I hate when they call our city Capetown, that's like, Newyork?

  11. In answer to your question:

    (this from www.word-detective.com - though don't go there, you will be lost for weeks)

    "Bangs," the hair style, does indeed come from the same roots as "bang," the sound of a gun, a slamming door, or countless other abrupt noises. The word "bang" first appeared in written English in the 16th century, but is thought to have been known in the dialects of Northern England long before that date. "Bang" comes from an Old Norse word "banga" meaning "to hammer," and is a linguistic relic of the Viking invasions of England beginning in the eighth century. "Bang" at first meant "to strike violently," but gradually the word came to be used for any sudden or violent movement, especially one which caused a loud noise. One of the earliest written examples of this expanded sense of "bang" refers to slamming a door, an apparently universal human action which may yet prove to be as great an instrument of self- expression as the typewriter. Aside from doors, nearly anything could go "bang," from guns to pianos, and "bang" also came to mean fight or beat up.

    "Bang" continued to evolve, and by the 19th century was used to convey suddenness or finality, which brings us at last from Old Norse hammers to modern haircuts. "Bangs" are so-called because they are created by cutting the hair "bang- off," abruptly and straight across the forehead. And finally, at the risk of offending our bang-coiffed readers, I must tell you that "bangs" as a young lady's hairstyle almost certainly originated with the practice of cutting horses' tails straight across, a style known to this day as a "bang-tail."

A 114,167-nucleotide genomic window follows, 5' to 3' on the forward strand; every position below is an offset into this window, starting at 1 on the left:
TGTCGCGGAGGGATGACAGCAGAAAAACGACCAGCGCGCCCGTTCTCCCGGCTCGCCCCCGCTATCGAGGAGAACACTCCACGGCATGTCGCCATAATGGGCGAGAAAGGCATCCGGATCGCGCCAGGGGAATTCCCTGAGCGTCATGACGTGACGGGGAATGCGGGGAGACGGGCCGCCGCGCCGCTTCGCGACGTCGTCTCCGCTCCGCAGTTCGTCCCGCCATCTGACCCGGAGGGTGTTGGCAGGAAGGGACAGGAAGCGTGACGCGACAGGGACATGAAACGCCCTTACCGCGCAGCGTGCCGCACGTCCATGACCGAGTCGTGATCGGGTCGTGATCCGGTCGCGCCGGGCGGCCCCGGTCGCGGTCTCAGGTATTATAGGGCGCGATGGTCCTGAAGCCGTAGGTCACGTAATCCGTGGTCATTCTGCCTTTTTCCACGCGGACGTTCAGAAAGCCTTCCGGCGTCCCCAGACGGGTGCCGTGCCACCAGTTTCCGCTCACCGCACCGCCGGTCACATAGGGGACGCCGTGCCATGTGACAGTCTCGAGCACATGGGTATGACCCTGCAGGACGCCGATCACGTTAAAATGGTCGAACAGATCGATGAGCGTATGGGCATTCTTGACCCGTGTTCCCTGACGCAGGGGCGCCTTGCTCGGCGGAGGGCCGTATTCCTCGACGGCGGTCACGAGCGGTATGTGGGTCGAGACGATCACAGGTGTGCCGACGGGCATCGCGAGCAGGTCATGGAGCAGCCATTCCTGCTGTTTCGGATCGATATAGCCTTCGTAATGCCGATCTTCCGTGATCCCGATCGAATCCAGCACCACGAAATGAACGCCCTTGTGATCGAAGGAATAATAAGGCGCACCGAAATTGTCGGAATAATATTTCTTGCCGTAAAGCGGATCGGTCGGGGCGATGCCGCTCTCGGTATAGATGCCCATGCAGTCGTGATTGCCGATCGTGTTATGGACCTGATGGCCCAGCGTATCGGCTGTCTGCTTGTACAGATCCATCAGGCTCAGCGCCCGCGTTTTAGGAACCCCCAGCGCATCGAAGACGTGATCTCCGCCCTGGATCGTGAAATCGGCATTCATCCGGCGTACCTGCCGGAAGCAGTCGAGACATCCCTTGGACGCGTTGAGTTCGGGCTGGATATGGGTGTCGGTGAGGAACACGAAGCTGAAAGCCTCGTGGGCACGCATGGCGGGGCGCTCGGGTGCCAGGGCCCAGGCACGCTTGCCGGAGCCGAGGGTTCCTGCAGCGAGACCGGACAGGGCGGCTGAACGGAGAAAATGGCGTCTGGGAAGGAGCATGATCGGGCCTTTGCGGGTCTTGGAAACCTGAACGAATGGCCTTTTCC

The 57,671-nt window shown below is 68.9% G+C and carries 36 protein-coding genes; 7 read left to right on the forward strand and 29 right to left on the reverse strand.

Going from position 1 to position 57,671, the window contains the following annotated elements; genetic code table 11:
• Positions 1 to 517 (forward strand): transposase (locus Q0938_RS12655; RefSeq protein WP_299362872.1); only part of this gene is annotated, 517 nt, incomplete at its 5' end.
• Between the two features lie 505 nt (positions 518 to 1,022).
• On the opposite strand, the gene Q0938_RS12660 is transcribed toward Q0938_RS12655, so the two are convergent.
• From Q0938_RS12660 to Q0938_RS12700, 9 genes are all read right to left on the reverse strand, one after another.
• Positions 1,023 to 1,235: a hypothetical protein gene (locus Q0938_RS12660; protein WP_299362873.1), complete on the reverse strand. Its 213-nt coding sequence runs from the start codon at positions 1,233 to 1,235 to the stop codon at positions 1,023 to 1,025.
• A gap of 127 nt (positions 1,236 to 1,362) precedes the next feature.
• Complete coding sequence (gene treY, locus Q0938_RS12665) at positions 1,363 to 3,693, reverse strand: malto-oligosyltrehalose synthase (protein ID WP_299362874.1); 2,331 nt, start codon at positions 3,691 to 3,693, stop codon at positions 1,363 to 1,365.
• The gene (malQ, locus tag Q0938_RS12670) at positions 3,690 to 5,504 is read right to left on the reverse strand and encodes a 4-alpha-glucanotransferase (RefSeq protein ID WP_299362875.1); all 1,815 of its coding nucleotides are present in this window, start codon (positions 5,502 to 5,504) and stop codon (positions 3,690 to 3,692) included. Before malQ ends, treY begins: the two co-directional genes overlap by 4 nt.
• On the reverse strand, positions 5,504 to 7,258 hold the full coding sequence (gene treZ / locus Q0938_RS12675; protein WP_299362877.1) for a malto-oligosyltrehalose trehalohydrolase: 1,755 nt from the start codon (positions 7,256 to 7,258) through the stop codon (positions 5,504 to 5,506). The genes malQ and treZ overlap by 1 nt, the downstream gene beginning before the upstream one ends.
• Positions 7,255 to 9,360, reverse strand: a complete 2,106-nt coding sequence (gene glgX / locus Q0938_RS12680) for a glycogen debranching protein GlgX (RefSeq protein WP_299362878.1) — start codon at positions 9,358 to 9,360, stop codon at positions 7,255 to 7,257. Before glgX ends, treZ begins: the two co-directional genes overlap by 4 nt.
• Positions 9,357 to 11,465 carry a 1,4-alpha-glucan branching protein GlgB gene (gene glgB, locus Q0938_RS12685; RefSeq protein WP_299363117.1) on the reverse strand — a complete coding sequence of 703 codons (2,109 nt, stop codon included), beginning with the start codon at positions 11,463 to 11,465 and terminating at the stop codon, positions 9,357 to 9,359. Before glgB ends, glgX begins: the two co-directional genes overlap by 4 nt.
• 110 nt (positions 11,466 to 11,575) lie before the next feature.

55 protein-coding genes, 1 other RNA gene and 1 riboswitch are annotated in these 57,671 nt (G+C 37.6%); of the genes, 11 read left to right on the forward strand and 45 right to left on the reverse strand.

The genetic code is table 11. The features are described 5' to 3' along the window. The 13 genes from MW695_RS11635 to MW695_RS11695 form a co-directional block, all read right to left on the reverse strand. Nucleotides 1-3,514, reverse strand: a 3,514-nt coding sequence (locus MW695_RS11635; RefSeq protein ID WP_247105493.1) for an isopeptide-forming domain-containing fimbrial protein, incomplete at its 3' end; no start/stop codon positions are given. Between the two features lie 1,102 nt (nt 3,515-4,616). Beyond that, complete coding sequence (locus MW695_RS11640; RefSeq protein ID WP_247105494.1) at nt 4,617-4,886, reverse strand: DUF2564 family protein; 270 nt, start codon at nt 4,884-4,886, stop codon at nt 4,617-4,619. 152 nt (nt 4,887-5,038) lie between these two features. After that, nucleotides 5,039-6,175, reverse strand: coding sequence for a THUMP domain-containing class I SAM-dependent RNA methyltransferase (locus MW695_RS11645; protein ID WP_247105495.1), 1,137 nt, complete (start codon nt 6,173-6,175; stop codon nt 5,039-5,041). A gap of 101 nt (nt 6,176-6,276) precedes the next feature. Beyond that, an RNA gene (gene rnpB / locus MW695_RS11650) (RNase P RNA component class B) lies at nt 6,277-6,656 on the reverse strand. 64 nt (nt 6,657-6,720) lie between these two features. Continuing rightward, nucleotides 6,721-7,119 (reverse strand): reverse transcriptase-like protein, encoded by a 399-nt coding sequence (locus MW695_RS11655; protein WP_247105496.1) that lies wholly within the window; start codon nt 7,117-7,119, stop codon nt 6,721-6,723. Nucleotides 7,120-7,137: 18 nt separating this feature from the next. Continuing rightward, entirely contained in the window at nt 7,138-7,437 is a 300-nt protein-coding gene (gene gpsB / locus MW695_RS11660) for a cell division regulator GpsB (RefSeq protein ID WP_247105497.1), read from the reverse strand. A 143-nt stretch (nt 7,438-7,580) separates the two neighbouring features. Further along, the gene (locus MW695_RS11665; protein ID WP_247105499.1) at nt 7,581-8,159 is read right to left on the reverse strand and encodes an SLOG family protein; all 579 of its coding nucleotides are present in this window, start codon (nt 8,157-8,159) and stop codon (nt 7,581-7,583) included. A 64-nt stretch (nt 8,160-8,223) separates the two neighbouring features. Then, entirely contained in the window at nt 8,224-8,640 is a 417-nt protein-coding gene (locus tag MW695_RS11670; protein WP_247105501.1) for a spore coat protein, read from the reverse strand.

12. Ah yes Nigel but the Romany word 'nak' for nose comes originally from the Hindi word 'naak'. A travelling friend taught me this. Tis the same with their word 'panni' for water. Words move about I guess....

  13. Welcome to twitterland, Nigel! good to meet you there.

    Of course words evolve and move around but that's no reason not to be narked when they do. To which point I never heard of 'cupcake' when I was little - it was a bun (too dubious now?!) or, bless, a 'fairy cake'. And - you are right there too - a fraction of the size. Good reason to revive a tradition?

    And love that old familiar word, nark. It's got the right edge, which 'grumpy' lacks.

    Baseball caps - you're right of course, but they are excellent at keeping rain of glasses in the garden and fit nicely under ear defenders..

  14. The muffin is an endangered item. In fact I think I have only ever eaten a proper muffin, toasted, once in my life. The crumpet was more prevalent. do they have crumpets in America?
    The American muffin is not a good thing as reproduced here in coffee shops and station buffets. The cup cake however, is a thing of sublime perfection. Until recently the only cupcakes were Mr Kiplings chocolate, lemon and orange versions which, while delicious , are not a patch on the American version.

    The baseball cap is very useful when playing cricket.

  15. Now you are on Twitter.

    Last year, @DorsetWildlife had a webcam in a Barn Owl nesting box. People following would describe what they could see when they 'visited' and these comments arrived as tweets. It was a way of making a log of what was happening as the chicks hatched and grew - and was fascinating.

    You might find it worth following - and watching - if they do it again.